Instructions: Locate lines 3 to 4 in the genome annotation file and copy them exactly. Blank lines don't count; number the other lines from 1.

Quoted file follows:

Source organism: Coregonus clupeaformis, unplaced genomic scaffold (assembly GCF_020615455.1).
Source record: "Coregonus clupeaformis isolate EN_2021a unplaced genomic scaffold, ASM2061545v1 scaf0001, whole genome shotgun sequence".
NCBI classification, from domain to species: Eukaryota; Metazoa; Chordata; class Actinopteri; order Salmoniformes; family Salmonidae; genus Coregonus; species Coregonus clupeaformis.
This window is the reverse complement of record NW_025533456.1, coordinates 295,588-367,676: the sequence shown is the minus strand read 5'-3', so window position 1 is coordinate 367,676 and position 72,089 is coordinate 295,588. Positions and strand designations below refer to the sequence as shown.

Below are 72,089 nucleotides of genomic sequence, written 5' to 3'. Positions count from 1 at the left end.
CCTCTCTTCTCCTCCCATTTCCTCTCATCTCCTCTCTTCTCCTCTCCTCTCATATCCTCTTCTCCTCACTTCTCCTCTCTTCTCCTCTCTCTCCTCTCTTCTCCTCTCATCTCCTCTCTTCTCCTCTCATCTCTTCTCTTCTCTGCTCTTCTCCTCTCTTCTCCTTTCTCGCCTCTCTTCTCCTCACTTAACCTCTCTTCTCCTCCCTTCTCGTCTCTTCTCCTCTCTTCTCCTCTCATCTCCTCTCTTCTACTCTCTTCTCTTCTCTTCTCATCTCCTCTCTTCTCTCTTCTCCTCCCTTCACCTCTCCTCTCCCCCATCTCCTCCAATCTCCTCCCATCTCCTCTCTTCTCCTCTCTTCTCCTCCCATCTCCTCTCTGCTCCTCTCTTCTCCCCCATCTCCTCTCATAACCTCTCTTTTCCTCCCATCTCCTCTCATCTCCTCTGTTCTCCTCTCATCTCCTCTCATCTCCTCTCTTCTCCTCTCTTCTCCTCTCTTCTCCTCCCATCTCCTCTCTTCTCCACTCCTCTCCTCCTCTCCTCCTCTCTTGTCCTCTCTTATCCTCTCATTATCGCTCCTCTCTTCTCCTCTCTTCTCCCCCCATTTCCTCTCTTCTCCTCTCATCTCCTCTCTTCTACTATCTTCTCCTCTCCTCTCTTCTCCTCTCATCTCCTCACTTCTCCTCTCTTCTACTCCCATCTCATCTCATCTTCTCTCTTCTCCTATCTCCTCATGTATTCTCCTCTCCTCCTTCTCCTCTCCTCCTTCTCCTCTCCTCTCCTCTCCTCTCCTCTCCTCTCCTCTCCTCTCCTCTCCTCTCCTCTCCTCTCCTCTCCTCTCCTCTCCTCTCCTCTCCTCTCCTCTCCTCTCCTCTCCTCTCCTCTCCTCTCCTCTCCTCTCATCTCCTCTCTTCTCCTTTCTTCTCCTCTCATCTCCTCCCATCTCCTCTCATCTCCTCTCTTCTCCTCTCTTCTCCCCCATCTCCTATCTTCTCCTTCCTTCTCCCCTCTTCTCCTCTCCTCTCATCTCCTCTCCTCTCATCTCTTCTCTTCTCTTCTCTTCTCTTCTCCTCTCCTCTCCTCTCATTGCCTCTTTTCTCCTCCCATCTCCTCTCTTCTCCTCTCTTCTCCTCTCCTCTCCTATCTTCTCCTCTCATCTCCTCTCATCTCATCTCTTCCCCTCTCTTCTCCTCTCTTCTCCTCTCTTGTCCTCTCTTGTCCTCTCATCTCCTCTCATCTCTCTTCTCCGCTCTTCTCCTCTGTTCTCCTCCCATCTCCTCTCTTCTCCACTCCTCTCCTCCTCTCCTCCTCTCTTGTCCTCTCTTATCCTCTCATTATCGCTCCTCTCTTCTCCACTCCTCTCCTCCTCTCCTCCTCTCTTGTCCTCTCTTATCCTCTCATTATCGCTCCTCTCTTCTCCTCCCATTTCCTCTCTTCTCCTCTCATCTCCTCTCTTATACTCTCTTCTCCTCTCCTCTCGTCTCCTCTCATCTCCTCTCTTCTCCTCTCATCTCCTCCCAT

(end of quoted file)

NCBI classification, from domain to species: Eukaryota; Metazoa; Chordata; class Actinopteri; order Salmoniformes; family Salmonidae; genus Coregonus; species Coregonus clupeaformis.
This window is the reverse complement of record NW_025533456.1, coordinates 295,588-367,676: the sequence shown is the minus strand read 5'-3', so window position 1 is coordinate 367,676 and position 72,089 is coordinate 295,588. Positions and strand designations below refer to the sequence as shown.